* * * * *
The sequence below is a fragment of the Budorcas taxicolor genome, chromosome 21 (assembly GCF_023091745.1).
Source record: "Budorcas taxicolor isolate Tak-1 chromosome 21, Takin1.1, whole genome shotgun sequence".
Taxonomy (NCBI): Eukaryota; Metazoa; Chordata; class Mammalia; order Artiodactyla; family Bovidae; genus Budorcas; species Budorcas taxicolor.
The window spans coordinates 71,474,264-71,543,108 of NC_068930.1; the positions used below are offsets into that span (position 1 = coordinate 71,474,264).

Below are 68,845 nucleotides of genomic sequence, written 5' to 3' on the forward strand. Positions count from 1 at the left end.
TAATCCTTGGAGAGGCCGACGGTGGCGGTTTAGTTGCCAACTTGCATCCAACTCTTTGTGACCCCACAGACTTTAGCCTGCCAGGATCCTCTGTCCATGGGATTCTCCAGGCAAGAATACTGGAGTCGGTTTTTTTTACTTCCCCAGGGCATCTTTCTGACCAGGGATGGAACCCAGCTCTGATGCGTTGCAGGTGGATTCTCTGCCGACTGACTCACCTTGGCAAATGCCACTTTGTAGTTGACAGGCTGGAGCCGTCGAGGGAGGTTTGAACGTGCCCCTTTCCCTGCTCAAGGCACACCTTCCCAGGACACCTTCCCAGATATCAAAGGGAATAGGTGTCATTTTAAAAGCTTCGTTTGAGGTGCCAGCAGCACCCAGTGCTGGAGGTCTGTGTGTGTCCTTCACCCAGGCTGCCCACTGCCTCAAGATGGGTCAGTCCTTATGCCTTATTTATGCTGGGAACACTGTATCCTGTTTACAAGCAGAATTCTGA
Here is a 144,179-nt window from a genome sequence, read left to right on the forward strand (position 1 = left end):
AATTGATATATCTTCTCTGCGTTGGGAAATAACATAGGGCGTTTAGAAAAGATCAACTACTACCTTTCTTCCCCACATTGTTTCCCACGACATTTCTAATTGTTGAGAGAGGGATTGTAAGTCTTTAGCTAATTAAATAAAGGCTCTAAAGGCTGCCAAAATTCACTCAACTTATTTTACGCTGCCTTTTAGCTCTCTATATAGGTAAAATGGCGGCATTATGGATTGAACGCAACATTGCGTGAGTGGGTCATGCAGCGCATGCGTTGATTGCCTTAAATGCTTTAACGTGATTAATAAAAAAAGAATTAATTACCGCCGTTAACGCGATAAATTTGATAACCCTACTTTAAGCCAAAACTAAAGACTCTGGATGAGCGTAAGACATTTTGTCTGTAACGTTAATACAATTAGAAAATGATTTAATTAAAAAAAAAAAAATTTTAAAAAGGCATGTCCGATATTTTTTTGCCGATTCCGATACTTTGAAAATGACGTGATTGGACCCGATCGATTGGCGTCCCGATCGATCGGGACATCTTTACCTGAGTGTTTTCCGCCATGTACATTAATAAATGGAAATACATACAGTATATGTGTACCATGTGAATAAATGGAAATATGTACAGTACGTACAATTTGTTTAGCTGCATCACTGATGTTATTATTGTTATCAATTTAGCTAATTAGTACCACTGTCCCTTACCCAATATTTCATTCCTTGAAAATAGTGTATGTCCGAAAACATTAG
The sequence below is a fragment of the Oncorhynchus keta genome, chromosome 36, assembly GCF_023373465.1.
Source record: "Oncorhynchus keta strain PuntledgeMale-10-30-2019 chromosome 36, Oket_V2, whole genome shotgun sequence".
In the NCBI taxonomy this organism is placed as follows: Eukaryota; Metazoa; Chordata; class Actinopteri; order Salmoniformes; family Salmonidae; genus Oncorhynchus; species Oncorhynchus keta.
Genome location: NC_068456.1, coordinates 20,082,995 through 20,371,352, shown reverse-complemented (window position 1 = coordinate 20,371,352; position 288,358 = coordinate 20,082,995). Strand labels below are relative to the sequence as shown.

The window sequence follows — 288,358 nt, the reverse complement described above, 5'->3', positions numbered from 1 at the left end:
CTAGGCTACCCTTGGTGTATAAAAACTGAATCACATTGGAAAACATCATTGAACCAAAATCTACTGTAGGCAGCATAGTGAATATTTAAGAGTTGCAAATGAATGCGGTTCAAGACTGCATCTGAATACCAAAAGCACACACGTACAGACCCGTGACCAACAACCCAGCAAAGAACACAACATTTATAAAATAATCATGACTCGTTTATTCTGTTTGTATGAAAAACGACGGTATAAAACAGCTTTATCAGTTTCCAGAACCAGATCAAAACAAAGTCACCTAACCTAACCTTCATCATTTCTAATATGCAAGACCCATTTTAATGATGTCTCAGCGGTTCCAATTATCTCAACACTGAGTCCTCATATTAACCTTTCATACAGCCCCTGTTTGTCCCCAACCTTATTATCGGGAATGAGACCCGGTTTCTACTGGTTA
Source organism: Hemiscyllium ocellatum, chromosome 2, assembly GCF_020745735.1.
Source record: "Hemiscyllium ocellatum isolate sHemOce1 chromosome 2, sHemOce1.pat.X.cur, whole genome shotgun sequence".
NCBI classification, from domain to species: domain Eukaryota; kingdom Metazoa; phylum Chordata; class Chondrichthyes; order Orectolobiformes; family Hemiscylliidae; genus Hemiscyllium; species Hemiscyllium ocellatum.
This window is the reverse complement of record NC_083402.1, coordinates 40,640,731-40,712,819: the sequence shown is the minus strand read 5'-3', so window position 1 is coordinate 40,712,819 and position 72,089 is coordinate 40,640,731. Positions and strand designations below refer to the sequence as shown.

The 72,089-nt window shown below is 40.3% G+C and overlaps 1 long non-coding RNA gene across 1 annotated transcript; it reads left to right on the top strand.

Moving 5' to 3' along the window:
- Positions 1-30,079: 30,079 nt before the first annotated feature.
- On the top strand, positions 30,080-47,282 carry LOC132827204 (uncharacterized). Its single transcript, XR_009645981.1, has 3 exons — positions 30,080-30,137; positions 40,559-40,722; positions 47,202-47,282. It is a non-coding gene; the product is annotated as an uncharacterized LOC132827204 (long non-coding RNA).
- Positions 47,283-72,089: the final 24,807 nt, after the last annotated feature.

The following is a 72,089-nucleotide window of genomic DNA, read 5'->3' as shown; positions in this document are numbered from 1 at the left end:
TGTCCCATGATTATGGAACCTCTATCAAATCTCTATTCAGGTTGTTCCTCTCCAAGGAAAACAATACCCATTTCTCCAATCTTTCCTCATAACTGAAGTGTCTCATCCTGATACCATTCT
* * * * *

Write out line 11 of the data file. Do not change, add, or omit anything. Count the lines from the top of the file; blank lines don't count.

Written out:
In the NCBI taxonomy this organism is placed as follows: Eukaryota; Metazoa; Chordata; class Actinopteri; order Salmoniformes; family Salmonidae; genus Oncorhynchus; species Oncorhynchus keta.